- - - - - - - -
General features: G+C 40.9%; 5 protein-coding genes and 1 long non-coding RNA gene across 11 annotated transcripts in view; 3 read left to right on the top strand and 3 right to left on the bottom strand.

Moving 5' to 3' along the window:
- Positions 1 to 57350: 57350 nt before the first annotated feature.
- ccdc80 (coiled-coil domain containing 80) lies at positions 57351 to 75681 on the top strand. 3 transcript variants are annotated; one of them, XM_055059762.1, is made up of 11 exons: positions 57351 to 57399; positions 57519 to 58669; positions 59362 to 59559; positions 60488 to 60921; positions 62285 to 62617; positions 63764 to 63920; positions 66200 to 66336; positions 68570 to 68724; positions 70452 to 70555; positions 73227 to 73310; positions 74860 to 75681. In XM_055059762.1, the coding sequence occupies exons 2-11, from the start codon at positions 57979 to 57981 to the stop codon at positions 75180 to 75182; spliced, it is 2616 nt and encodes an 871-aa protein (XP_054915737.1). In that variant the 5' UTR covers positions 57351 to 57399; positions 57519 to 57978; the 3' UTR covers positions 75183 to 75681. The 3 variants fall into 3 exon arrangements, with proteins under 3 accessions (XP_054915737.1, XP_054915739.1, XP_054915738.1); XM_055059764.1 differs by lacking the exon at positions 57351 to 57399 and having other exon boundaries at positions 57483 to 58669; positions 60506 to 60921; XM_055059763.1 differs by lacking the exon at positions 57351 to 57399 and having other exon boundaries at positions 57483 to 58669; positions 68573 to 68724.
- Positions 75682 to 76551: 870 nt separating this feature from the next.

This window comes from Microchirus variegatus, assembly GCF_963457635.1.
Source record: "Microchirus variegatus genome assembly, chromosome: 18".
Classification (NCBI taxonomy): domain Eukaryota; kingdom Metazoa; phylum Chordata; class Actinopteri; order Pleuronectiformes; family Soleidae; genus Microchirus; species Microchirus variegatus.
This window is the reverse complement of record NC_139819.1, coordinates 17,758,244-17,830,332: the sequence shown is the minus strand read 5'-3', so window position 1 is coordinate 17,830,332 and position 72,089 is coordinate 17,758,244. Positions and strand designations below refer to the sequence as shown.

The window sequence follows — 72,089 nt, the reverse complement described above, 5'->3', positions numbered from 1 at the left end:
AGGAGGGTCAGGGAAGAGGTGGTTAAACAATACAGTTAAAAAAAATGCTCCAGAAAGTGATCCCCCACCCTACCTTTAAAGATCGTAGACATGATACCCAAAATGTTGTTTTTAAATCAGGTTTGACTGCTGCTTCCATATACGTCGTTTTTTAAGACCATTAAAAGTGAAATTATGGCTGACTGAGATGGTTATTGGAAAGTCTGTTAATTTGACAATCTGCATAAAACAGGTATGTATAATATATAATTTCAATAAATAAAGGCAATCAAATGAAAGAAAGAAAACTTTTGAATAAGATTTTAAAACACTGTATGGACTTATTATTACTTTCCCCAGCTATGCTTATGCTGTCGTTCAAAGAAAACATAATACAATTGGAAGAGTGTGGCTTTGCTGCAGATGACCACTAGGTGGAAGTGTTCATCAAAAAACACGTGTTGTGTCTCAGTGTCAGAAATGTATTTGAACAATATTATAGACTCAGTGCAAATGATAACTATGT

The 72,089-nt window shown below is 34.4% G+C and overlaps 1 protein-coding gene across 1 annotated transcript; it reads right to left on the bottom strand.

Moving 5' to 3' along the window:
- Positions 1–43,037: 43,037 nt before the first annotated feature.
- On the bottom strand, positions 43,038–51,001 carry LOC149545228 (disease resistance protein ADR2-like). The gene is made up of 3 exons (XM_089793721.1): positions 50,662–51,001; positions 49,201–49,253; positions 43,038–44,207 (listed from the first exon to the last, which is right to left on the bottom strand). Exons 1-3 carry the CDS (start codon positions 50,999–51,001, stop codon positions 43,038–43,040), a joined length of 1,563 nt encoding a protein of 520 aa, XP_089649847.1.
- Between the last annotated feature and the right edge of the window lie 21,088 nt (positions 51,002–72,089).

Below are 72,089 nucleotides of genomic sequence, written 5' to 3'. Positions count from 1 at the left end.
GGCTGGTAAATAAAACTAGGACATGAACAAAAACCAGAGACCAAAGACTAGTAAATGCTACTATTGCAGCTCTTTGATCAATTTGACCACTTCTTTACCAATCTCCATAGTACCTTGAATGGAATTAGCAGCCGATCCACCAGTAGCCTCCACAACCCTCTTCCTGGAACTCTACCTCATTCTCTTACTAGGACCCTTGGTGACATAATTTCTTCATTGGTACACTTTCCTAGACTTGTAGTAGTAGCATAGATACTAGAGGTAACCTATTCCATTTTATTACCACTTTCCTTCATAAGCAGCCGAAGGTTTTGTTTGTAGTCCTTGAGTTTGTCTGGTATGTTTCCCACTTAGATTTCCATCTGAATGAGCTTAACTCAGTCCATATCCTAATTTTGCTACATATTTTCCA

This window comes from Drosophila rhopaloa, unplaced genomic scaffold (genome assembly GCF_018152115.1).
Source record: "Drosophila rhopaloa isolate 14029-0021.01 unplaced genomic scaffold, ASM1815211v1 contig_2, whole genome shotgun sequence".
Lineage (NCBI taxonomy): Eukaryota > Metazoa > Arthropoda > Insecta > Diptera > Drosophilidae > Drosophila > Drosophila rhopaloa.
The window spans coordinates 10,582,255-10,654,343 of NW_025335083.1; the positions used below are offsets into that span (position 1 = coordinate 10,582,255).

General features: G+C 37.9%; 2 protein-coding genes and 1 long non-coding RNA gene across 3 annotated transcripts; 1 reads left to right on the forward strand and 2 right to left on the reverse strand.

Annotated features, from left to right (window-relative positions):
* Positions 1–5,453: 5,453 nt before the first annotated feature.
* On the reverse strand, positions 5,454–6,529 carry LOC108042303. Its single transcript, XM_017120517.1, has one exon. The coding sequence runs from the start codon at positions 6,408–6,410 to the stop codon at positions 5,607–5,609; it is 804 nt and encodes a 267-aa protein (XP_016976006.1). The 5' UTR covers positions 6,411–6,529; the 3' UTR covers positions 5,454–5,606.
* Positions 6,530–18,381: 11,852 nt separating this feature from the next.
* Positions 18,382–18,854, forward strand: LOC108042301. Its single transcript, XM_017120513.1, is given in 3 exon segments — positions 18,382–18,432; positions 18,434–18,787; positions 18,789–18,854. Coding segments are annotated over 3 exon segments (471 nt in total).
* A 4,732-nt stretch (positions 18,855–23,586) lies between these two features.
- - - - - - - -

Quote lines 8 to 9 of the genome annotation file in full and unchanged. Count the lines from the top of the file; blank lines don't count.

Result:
Classification (NCBI taxonomy): domain Eukaryota; kingdom Metazoa; phylum Chordata; class Actinopteri; order Pleuronectiformes; family Soleidae; genus Microchirus; species Microchirus variegatus.
This window is the reverse complement of record NC_139819.1, coordinates 17,758,244-17,830,332: the sequence shown is the minus strand read 5'-3', so window position 1 is coordinate 17,830,332 and position 72,089 is coordinate 17,758,244. Positions and strand designations below refer to the sequence as shown.